Posted: December 16, 2008 Filed under: Apso Aficionados
Ya know…I love this blog. Years ago, shortly after we got our first computer, learning how to surf the net (never mind dial-up speed!!!) I came upon a Cafe. Don’t remember what the Cafe was about – could been the Blues. I returned and returned trying to figure out how people connected there. Realizing what I probably wanted was a real cuppa joe, sitting at a table in a quaint cafe with friends, I gave up the cybercafe quest. Years later, connecting in our own little place called What’s New, I find myself back in a Cafe. This time the Cafe is full of friends. Real-time friends. Cyber friends. You guys have made friends here. Cyber friends have met in real-time. Awaiting me this morning, sent for sharing here’s :Vickie on…Aprons…
Last December, Kathy shared her apron and a couple publications on aprons. When this came across in the mail today, I thought of her.
The History of Aprons …
I don’t think our kids know what an apron is.
The principal use of Grandma’s apron was to protect the dress underneath. Because she only had a few, it was easier to wash aprons than dresses and they used less material. Along with that, it served as a potholder for removing hot pans from the oven.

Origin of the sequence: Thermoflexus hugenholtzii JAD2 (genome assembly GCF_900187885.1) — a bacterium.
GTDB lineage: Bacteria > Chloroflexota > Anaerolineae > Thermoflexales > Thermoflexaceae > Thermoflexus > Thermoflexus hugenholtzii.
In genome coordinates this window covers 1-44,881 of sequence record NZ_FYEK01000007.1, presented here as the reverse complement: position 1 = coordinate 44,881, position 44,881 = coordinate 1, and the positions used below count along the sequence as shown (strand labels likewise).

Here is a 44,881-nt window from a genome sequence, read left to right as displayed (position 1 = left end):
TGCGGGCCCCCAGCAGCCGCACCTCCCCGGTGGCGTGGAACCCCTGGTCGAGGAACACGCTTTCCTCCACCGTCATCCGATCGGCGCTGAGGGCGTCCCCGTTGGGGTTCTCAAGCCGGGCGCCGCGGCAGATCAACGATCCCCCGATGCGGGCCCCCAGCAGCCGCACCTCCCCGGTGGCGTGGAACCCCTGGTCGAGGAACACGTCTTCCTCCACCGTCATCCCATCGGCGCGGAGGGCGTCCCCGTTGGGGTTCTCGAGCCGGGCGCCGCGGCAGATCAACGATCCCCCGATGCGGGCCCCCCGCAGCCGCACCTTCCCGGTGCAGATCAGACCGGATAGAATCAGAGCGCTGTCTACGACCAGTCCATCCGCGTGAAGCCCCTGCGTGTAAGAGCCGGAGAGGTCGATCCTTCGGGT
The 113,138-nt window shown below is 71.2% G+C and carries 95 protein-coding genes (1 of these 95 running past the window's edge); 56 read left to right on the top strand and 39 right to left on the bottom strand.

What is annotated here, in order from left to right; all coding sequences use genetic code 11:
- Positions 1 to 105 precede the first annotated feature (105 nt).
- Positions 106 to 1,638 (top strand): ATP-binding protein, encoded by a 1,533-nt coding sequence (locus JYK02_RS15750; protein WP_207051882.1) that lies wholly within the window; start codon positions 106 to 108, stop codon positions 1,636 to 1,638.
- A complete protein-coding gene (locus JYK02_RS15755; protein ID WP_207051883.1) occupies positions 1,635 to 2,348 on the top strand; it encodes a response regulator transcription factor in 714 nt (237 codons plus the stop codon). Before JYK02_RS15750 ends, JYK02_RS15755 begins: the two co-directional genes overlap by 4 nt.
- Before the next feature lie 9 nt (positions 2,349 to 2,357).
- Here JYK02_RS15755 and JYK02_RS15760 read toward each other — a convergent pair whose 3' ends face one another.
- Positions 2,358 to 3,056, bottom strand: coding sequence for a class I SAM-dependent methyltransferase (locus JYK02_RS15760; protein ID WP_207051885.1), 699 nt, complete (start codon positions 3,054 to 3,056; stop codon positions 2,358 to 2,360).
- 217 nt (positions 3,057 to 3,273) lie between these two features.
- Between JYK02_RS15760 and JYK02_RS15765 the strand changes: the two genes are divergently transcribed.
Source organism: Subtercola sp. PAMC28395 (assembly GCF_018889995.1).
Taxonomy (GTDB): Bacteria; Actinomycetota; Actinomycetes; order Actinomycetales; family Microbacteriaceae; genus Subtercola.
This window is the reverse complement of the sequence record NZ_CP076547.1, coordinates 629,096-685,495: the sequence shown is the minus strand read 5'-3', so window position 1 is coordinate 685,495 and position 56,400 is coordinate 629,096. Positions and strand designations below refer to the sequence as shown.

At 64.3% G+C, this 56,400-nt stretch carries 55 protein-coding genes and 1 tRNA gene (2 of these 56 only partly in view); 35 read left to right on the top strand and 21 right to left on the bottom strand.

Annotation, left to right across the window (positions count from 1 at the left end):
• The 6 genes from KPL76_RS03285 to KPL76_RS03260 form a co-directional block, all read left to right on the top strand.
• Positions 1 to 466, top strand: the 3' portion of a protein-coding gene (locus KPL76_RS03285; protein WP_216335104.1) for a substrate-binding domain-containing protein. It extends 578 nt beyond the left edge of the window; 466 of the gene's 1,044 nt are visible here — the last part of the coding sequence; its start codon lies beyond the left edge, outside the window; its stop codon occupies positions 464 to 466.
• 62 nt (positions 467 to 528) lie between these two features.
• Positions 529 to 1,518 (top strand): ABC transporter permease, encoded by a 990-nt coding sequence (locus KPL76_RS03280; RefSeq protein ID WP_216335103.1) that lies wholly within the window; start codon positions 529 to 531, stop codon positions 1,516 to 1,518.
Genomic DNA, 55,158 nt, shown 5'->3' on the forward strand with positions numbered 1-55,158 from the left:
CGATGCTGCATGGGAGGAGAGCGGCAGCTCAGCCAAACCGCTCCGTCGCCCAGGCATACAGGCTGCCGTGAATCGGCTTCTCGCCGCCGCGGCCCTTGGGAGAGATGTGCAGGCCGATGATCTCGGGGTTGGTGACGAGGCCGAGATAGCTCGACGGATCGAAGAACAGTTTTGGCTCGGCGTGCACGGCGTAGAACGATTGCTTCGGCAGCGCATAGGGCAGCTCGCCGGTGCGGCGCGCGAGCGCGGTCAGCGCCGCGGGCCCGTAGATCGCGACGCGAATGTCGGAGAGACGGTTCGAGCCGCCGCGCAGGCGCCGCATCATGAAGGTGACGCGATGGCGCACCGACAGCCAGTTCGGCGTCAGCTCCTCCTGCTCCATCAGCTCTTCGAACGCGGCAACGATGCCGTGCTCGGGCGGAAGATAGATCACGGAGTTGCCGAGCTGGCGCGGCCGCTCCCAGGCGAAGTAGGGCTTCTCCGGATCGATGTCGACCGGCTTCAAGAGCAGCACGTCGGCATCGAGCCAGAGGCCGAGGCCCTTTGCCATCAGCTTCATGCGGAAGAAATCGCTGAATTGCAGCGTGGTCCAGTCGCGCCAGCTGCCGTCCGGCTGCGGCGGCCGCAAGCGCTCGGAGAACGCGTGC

It was wonderful for drying children’s tears and, on occasion, was even used for cleaning out dirty ears.
From the chicken coop, the apron was used for carrying eggs, fussy chicks, and sometimes half-hatched eggs to be finished in the warming oven.
When company came, those aprons were ideal hiding places for shy kids.
And when the weather was cold, grandma wrapped it around her arms.
Those big old aprons wiped many a perspiring brow, bent over the hot wood stove.
Chips and kindling wood were brought into the kitchen in that apron.
From the garden, it carried all sorts of vegetables. After the peas had been shelled, it carried out the hulls.
In the fall, the apron was used to bring in apples that had fallen from the trees.
When unexpected company drove up the road, it was surprising how much furniture that old apron could dust in a matter of seconds.
When dinner was ready, Grandma walked out onto the porch, waved her apron, and the men knew it was time to come in from the fields to dinner.
It will be a long time before someone invents something that will replace that ‘old-time apron’ that served so many purposes.
Grandma used to set her hot baked apple pies on the window sill to cool. … her granddaughters set theirs on the window sill to thaw.
They would go crazy now trying to figure out how many germs were on that apron. I don’t think I ever caught anything from an apron.
And, surprising enough, this was in my mail two days ago from my Tzu buddy in Oklahoma …